In the 1960s, Paul Discoe was in on the ground floor of Zen architecture in the United States.
He became a student of Zen Buddhism, studying and building at the Tassajara complex in northern California. His own wood-based Zen-Buddhism architectural structures and renovations in the U.S. and Europe are the focus of this book.
An ordained Zen Buddhist Priest, Paul Discoe studied art history and philosophy as an undergraduate in the United States and later Buddhist temple design and construction in Japan. He became a student of Suzuki Roshi at Tassajara Zen Mountain Center in California and after four years, Suzuki sent him to Japan to train under a traditional master builder for five years.
Upon returning, Discoe studied and worked at San Francisco Zen Center before founding Joinery Structures in 1988. Having built both temples and high end residences Discoe is now focused on pre-fab housing and furniture using the urban forest.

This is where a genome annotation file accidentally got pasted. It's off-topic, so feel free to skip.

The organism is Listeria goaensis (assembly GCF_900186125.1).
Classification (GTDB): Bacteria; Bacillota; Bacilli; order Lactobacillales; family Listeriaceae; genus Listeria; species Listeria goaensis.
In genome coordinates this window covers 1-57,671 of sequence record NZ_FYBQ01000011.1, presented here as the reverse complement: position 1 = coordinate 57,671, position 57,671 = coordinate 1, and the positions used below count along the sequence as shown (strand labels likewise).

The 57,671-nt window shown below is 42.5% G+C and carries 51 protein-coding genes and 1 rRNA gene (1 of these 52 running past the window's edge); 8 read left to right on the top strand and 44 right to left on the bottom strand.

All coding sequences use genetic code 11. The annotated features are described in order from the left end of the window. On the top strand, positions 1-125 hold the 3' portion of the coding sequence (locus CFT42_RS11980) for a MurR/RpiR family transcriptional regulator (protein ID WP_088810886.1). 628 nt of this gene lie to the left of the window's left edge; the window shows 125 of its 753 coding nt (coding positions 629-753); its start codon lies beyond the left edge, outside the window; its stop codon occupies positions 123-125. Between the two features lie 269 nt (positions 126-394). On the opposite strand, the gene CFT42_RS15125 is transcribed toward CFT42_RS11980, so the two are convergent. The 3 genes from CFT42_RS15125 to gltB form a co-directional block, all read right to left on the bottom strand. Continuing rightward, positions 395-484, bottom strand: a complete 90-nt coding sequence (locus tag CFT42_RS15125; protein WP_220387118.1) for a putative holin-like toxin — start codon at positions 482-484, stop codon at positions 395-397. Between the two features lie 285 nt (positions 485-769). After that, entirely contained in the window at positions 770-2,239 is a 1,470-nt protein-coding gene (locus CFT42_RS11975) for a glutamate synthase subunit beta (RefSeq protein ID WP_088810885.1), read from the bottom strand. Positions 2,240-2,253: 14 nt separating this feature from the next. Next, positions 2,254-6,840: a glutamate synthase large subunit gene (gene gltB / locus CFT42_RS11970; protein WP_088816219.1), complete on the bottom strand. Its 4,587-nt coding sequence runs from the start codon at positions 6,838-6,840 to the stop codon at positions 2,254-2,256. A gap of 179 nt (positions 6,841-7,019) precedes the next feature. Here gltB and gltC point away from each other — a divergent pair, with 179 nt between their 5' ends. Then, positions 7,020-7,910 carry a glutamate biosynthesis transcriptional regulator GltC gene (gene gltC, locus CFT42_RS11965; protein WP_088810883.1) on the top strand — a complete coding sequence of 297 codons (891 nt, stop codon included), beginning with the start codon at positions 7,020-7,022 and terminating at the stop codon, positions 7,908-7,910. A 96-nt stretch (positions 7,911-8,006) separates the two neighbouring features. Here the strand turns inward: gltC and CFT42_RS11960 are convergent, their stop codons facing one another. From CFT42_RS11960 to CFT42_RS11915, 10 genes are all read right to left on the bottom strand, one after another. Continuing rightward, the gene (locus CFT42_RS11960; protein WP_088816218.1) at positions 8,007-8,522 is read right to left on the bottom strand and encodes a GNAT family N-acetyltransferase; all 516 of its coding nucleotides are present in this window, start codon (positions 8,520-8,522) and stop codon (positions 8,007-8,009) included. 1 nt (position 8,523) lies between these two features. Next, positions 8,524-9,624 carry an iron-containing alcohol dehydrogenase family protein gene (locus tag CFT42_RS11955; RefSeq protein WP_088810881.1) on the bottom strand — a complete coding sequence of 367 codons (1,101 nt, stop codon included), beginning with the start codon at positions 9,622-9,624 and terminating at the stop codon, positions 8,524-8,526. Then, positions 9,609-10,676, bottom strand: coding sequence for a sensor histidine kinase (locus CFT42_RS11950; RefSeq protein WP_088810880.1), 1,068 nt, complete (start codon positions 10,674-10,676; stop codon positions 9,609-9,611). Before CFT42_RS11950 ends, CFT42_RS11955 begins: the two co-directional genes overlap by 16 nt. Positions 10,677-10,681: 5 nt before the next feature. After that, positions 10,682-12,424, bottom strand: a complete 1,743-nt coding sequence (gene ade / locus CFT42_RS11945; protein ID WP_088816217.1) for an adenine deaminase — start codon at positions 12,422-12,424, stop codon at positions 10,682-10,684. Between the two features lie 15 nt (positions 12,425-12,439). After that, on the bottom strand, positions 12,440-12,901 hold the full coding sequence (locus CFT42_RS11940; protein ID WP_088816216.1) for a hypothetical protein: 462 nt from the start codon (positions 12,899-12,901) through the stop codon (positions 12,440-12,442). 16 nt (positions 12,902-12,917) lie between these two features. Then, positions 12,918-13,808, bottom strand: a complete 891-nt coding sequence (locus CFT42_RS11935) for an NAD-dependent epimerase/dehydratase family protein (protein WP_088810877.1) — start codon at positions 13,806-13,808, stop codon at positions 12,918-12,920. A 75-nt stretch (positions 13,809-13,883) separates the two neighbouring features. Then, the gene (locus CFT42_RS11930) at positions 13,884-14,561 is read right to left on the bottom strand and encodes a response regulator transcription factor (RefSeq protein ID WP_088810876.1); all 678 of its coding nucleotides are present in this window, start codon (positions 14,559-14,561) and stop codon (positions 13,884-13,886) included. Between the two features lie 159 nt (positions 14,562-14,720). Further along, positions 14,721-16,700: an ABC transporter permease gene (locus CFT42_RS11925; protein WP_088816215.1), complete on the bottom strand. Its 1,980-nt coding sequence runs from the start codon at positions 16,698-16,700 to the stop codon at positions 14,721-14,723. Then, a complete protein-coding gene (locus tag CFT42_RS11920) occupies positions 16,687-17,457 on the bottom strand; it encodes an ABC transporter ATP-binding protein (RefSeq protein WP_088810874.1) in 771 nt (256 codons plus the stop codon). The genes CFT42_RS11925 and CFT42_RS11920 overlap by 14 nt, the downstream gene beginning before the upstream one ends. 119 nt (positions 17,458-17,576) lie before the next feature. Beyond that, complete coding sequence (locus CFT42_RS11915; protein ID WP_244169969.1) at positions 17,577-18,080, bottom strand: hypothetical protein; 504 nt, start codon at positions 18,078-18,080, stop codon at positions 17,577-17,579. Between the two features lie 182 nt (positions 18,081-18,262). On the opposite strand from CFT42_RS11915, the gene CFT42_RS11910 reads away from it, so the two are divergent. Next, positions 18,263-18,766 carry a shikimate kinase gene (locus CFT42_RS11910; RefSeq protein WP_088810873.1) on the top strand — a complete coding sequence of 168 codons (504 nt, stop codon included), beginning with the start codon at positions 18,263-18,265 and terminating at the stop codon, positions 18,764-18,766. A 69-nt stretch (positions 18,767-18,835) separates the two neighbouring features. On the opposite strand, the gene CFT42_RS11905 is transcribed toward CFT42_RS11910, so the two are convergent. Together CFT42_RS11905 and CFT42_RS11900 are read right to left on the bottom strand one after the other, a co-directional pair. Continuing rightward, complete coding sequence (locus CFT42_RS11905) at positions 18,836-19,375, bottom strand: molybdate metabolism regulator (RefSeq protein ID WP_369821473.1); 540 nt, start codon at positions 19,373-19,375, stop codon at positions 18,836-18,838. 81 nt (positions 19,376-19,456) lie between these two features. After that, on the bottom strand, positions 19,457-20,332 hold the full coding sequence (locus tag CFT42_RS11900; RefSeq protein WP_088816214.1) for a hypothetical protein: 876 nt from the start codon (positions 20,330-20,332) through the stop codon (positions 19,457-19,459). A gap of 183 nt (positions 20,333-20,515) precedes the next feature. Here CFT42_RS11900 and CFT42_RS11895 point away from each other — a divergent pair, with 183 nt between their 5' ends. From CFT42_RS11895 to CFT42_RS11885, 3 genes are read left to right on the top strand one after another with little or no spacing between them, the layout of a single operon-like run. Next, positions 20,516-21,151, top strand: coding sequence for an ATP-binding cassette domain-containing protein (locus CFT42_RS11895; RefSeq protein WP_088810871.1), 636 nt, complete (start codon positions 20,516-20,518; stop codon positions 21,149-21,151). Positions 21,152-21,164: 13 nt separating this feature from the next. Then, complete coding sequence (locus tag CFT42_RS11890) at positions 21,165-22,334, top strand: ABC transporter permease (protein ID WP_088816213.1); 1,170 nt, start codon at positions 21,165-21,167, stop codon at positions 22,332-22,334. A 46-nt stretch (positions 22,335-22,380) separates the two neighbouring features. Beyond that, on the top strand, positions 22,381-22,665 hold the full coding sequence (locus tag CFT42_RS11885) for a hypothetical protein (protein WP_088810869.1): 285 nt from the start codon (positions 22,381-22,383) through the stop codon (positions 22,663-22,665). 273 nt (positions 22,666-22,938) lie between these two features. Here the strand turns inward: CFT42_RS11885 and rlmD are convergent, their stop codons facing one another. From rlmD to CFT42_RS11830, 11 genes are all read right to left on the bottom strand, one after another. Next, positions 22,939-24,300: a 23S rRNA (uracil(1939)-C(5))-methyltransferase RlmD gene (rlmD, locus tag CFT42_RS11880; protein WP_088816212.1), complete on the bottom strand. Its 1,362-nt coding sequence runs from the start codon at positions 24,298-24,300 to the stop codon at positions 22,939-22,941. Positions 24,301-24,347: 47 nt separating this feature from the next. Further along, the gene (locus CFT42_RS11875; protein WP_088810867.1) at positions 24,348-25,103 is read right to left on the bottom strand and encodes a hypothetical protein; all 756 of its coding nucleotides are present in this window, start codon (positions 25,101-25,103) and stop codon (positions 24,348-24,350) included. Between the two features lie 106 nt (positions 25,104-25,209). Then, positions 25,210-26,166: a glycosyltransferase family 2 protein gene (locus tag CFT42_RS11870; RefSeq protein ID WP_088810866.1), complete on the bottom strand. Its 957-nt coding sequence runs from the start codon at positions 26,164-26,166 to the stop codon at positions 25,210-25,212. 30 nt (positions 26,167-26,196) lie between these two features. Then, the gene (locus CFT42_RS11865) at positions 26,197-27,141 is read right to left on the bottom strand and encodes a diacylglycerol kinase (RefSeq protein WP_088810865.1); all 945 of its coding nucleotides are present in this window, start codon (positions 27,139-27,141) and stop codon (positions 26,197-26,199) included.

Important school of Buddhism that claims to transmit the experience of enlightenment achieved by the Buddha Gautama. Arising as Chan in China in the 6th century (introduced by Bodhidharma), it divided into two schools, the Southern school, which believed in sudden enlightenment, and the Northern school, which believed in gradual enlightenment. By the 8th century only the Northern school survived. Zen developed fully in Japan by the 12th century and had a significant following in the West by the later 20th century. Zen teaches that the potential to achieve enlightenment is inherent in everyone but lies dormant because of ignorance. It is best awakened not by the study of scripture, the practice of good deeds, rites and ceremonies, or worship of images, but by breaking through the boundaries of mundane logical thought. Methods employed vary among different schools and may emphasize the practice of zazen (in the Soto school), the use of koans (in the Rinzai school), or the continual invocation of Amida (in the Obaku school; seeAmitabha).